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Nature's Microworlds

  • Season 1
  • 13 episodes
  • Documentary
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Episode 2: Serengeti

Summary

The documentary series exploring some of the world's most famous ecosystems continues, this time focusing on the Serengeti, the east African grassland that has become home to some of the greatest concentrations of herbivores on the continent. Steve Backshall explains how this landscape developed into such a diverse and densely populated habitat.

Review

It’s nice to see the appliance of science taking hold in nature documentaries. Following Secrets of Our Living Planet and the Volcano Live experiments, it’s Chris Backshall’s turn (helped by stunning photography by Owen Newman and Charlie Hamilton-James) to explain how phosphates, laid down over millennia, just under the soil of the Serengeti have encouraged grasses, while controlling tree growth. The grasses help the area’s million and a half wildebeest to prosper, which in turn keeps predators fat and happy.

It’s a neat half-hour lesson, with an enthusiastic narration by Backshall: the wildebeest are called “a living larder for Africa’s killer carnivores”.


How to watch

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Details

Formats
Colour

Credits

Cast

rolename
NarratorSteve Backshall

Crew

rolename
Executive producerWendy Darke
Executive producerCerys Griffiths
Series producerDoug Hope

All episodes

  • Episode 2

    Serengeti

    Summary

    The documentary series exploring some of the world's most famous ecosystems continues, this time focusing on the Serengeti, the east African grassland that has become home to some of the greatest concentrations of herbivores on the continent. Steve Backshall explains how this landscape developed into such a diverse and densely populated habitat.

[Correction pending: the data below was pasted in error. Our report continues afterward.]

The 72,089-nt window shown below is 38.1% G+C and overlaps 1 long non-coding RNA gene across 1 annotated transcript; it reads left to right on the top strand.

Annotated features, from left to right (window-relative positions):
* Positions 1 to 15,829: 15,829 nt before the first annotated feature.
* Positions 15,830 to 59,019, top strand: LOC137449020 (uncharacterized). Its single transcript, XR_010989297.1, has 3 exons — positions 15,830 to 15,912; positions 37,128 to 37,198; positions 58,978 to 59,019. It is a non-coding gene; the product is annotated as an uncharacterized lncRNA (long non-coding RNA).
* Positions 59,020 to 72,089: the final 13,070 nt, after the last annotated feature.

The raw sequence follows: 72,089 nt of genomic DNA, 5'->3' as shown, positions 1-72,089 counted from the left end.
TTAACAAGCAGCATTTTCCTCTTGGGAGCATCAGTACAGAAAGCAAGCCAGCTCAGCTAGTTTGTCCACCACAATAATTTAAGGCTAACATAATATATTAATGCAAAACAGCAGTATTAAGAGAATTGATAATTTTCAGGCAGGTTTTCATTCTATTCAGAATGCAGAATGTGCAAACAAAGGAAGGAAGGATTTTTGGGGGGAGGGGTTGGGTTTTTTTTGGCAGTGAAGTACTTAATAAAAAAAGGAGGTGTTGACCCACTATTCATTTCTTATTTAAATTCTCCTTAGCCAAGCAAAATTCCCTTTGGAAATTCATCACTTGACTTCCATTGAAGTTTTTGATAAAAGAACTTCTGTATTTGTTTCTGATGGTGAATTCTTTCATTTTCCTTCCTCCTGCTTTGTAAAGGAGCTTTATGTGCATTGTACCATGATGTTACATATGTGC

Review

    It’s nice to see the appliance of science taking hold in nature documentaries. Following Secrets of Our Living Planet and the Volcano Live experiments, it’s Chris Backshall’s turn (helped by stunning photography by Owen Newman and Charlie Hamilton-James) to explain how phosphates, laid down over millennia, just under the soil of the Serengeti have encouraged grasses, while controlling tree growth. The grasses help the area’s million and a half wildebeest to prosper, which in turn keeps predators fat and happy.

    It’s a neat half-hour lesson, with an enthusiastic narration by Backshall: the wildebeest are called “a living larder for Africa’s killer carnivores”.


    How to watch

    Loading

    Details

    Formats
    Colour

    Credits

    Cast

    rolename
    NarratorSteve Backshall

    Crew

    rolename
    Executive producerWendy Darke
    Executive producerCerys Griffiths
    Series producerDoug Hope
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